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Medieval books that survive today have been through a lot: singed by fire, mottled by mold, eaten by insects, annotated by readers, cut into fragments, or damaged through well-intentioned preservation efforts. In Holy Digital Grail: A Medieval Book on the Internet (Stanford UP, 2022), Michelle Warren tells the story of one such manuscript—an Arthurian romance with textual origins in twelfth-century England now diffused across the twenty-first century internet. This trajectory has been propelled by a succession of technologies—from paper manufacture to printing to computers. Together, they have made literary history itself a cultural technology indebted to colonial capitalism.
Bringing to bear media theory, medieval literary studies, and book history, Warren shows how digital infrastructures change texts and books, even very old ones. In the process, she uncovers a practice of "tech medievalism" that weaves through the history of computing since the mid-twentieth century; metaphors indebted to King Arthur and the Holy Grail are integral to some of the technologies that now sustain medieval books on the internet. This infrastructural approach to book history illuminates how the meaning of literature is made by many people besides canonical authors: translators, scribes, patrons, readers, collectors, librarians, cataloguers, editors, photographers, software programmers, and many more. Situated at the intersections of the digital humanities, library sciences, literary history, and book history, Holy Digital Grail offers new ways to conceptualize authorship, canon formation, and the definition of a "book."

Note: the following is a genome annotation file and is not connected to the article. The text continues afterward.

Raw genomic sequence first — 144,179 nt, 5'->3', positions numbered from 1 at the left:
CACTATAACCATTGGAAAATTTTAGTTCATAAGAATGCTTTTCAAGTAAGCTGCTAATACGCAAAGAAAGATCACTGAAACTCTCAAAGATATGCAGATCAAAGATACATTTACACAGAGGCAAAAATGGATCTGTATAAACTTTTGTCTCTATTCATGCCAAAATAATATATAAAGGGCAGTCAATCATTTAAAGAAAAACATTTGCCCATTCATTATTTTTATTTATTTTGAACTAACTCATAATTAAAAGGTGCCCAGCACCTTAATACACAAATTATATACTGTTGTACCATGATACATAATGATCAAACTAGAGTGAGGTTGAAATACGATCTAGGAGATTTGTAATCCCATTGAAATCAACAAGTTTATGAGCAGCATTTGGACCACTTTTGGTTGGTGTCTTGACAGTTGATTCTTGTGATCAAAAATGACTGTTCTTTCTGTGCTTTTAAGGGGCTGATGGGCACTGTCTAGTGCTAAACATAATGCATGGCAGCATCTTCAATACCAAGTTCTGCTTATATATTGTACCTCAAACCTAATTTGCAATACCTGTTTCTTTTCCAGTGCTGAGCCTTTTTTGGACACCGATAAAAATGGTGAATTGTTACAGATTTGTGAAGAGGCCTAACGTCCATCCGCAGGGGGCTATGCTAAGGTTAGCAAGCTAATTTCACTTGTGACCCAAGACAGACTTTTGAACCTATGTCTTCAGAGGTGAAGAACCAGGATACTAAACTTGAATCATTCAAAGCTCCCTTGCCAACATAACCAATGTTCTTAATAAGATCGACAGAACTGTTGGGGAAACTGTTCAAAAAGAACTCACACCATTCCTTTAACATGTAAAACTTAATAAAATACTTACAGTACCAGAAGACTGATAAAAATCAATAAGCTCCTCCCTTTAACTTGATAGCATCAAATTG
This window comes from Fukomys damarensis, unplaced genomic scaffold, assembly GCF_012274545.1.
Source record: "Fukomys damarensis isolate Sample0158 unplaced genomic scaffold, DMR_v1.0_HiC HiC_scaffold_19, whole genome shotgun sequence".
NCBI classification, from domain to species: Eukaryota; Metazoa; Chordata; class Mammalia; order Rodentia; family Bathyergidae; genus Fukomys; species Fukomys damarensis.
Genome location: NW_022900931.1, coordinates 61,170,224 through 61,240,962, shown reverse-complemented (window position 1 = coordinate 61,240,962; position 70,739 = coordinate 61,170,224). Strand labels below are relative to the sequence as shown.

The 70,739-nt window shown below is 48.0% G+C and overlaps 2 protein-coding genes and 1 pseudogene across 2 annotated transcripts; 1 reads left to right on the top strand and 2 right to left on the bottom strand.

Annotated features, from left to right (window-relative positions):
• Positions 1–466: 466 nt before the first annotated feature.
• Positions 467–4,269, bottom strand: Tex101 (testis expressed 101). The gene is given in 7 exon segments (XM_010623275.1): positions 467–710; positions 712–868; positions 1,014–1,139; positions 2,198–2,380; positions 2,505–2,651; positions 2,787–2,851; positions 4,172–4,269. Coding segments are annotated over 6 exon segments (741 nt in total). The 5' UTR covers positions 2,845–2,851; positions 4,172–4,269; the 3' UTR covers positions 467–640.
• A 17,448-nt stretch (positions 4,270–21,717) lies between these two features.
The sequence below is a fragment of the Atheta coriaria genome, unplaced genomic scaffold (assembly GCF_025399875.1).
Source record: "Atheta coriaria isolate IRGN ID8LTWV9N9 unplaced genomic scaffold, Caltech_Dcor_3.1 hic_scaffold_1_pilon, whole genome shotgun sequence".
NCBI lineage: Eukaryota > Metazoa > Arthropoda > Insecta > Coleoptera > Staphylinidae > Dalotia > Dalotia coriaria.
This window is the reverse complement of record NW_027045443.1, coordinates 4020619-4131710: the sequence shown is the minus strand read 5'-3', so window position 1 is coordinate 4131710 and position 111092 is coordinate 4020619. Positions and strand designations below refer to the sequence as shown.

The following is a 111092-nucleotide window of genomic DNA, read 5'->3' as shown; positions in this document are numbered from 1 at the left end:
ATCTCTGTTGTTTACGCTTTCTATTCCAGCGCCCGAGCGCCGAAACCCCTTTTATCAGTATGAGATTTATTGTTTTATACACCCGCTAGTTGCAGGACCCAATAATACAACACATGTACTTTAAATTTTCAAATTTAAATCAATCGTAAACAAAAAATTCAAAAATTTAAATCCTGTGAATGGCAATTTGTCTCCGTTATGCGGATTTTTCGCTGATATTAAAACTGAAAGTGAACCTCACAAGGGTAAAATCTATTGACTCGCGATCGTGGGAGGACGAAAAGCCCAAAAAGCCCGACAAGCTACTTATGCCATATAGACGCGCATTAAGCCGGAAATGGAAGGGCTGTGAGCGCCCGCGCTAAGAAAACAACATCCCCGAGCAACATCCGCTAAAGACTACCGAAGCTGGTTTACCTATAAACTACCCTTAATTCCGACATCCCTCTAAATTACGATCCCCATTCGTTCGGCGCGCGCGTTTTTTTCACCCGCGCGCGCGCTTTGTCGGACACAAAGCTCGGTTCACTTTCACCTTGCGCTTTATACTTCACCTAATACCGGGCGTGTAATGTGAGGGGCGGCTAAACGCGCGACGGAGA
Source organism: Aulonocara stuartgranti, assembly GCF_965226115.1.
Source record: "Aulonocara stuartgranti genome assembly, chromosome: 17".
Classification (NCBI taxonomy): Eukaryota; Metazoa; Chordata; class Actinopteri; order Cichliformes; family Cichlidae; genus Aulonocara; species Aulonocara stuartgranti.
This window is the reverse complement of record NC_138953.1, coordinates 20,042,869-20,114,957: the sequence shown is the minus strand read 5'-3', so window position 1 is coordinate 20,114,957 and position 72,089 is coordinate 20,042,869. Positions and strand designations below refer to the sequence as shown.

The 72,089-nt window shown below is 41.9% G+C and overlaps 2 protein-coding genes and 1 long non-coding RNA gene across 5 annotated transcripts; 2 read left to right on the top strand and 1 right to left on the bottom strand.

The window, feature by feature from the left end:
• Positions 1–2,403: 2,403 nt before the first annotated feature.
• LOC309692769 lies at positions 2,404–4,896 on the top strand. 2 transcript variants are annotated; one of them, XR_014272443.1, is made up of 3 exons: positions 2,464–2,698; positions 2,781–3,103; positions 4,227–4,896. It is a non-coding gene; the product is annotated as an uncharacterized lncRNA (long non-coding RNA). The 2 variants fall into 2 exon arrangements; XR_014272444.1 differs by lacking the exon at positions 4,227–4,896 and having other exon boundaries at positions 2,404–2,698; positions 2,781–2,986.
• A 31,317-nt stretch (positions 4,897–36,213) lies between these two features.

Jen Hoyer is Technical Services and Electronic Resources Librarian at CUNY New York City College of Technology. Jen edits for Partnership Journal and organizes with the TPS Collective. She is co-author of What Primary Sources Teach: Lessons for Every Classroom and The Social Movement Archive.
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